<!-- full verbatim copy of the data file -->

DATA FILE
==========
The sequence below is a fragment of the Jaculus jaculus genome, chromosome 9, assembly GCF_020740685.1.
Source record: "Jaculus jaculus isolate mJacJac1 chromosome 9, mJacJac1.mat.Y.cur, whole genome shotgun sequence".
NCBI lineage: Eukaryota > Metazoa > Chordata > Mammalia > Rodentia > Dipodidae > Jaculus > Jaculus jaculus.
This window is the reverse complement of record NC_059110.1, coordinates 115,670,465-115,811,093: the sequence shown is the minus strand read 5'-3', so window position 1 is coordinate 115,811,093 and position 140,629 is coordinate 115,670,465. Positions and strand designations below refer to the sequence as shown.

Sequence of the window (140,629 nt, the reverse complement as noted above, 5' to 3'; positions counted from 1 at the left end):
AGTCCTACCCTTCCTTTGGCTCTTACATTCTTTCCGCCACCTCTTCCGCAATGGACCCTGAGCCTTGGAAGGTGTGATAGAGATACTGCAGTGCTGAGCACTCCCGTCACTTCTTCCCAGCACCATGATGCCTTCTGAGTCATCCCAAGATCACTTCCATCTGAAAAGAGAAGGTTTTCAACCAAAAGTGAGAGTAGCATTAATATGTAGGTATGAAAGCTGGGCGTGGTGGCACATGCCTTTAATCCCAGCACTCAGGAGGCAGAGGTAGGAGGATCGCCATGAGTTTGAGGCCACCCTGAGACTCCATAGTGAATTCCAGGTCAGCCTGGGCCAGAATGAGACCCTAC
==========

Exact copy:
The sequence below is a fragment of the Jaculus jaculus genome, chromosome 9, assembly GCF_020740685.1.
Source record: "Jaculus jaculus isolate mJacJac1 chromosome 9, mJacJac1.mat.Y.cur, whole genome shotgun sequence".
NCBI lineage: Eukaryota > Metazoa > Chordata > Mammalia > Rodentia > Dipodidae > Jaculus > Jaculus jaculus.
This window is the reverse complement of record NC_059110.1, coordinates 115,670,465-115,811,093: the sequence shown is the minus strand read 5'-3', so window position 1 is coordinate 115,811,093 and position 140,629 is coordinate 115,670,465. Positions and strand designations below refer to the sequence as shown.

Sequence of the window (140,629 nt, the reverse complement as noted above, 5' to 3'; positions counted from 1 at the left end):
AGTCCTACCCTTCCTTTGGCTCTTACATTCTTTCCGCCACCTCTTCCGCAATGGACCCTGAGCCTTGGAAGGTGTGATAGAGATACTGCAGTGCTGAGCACTCCCGTCACTTCTTCCCAGCACCATGATGCCTTCTGAGTCATCCCAAGATCACTTCCATCTGAAAAGAGAAGGTTTTCAACCAAAAGTGAGAGTAGCATTAATATGTAGGTATGAAAGCTGGGCGTGGTGGCACATGCCTTTAATCCCAGCACTCAGGAGGCAGAGGTAGGAGGATCGCCATGAGTTTGAGGCCACCCTGAGACTCCATAGTGAATTCCAGGTCAGCCTGGGCCAGAATGAGACCCTAC